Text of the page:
MarketWatch reported, “Michael Hartnett, chief investment strategist at Bank of America Merrill Lynch, who advises a cautious approach because he doesn’t think stocks have touched bottom.
“We remain bearish, as investor positioning does not yet signal ‘The Big Low’ in asset markets,” says Hartnett, in the bank’s closely watched November fund manager survey.
For one, the bank’s Bull & Bear indicator, which tracks investor sentiment is hanging around 3.1, meaning no “contrarian buy signal” is being flagged, he says. The gauge runs from 0 to 10, with the high end representing extreme bullishness and the low end extreme bearishness.
Managers surveyed believe the peak of this bull run is not here yet, with 12% upside seen from current levels, taking the S&P 500 to 3,056 (weighed average). That said, one of three respondents said they think the market has already peaked.”
The survey also showed that U.S. markets were once again the most favored equity region, with allocation climbing 14 percentage points to a net overweight of 14%.
Cash levels also dropped in November to 4.7% from 5.1%, meaning investors bought into that October correction, upping exposure to U.S. and emerging-markets stocks, REITs and health care, which is now the No. 1 overweight, in the survey.
And in a surprise to few, allocation to global techs fell out of bed, with just a net 18% of managers saying they’re overweight the sector.
Big Investors Agree
CNBC’s Jim Cramer noted that a significant “slump in shares of so-called FANG names — the highflying quartet of Facebook Inc, Amazon.com Inc., Netflix Inc. and Google parent Alphabet Inc., that are among the most influential on Wall Street due to their massive market values and the degree by which investors have piled into those investments for hope of consistent growth.”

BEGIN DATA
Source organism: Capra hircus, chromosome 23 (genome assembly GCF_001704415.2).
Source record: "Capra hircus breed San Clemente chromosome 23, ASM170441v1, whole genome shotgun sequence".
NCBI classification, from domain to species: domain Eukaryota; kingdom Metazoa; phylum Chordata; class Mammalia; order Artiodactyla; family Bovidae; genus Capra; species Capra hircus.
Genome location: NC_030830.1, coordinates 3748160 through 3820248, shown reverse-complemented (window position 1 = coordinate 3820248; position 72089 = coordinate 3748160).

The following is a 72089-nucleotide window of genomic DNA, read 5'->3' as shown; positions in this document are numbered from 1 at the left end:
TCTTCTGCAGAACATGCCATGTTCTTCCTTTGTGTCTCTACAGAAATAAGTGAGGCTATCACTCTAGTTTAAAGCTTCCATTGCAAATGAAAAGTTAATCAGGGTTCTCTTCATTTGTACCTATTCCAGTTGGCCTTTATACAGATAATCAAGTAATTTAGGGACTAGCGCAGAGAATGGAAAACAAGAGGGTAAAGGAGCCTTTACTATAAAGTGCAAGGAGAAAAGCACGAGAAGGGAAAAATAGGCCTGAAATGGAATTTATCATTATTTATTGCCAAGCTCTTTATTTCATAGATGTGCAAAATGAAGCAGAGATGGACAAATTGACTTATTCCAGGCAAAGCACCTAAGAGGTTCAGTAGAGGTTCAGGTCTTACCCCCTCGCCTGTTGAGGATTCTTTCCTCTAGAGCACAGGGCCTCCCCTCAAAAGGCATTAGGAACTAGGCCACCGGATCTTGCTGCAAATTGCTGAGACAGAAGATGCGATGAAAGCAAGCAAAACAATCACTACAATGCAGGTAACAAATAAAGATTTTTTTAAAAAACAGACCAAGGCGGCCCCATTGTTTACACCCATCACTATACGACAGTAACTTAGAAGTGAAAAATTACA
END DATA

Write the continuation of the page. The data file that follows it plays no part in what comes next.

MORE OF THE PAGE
All of those companies are in a corrective phase, defined as a drop of at least 10% from a recent peak, and Netflix and Facebook shares have shed around a third of their values since hitting 52-week peaks.
Cramer said that the economy is solid and has championed the idea of the Federal Reserve’s pausing, or at least slowing down, its interest-rate-raising initiative to assess current market conditions, aligning himself with President Donald Trump, who has lobbed a number of criticisms at Fed boss Jerome Powell’s plan to normalize interest-rate policy from crisis-era lows.
Steve Cohen, the billionaire hedge-fund investor, is the latest high-profile Wall Street player to remind us the boom times have a shelf life according to MarketWatch.
“I don’t think returns over the next two years are going to be very good. If the market hangs in there, there’s just going to be marginal returns.”
Cohen spoke recently at a fundraiser according to the Financial Times.
“We’re definitely late cycle,” explained Cohen, who rarely comments publicly about the stock market. “So at some point we’re going to enter a bear market, and it’s going to happen in the next year and a half, maybe two.”
Cohen is controversial. His SAC Capital Advisors firm pleaded guilty to securities fraud in 2013 and recently raised $5 billion for his new fund.
As a funny aside to the conversation, Glenn Fuhrman, the co-founder of MSD Capital who was conducting the interview, joked that Cohen is no Warren Buffett of Berkshire Hathaway. Cohen’s response: “And Warren Buffett’s not me.”
That’s a reminder to all of us that it could be best to ignore the fact that Buffett is buying and bullish. Dangers are high and hedgies like Cohen could be best prepared for upcoming market conditions.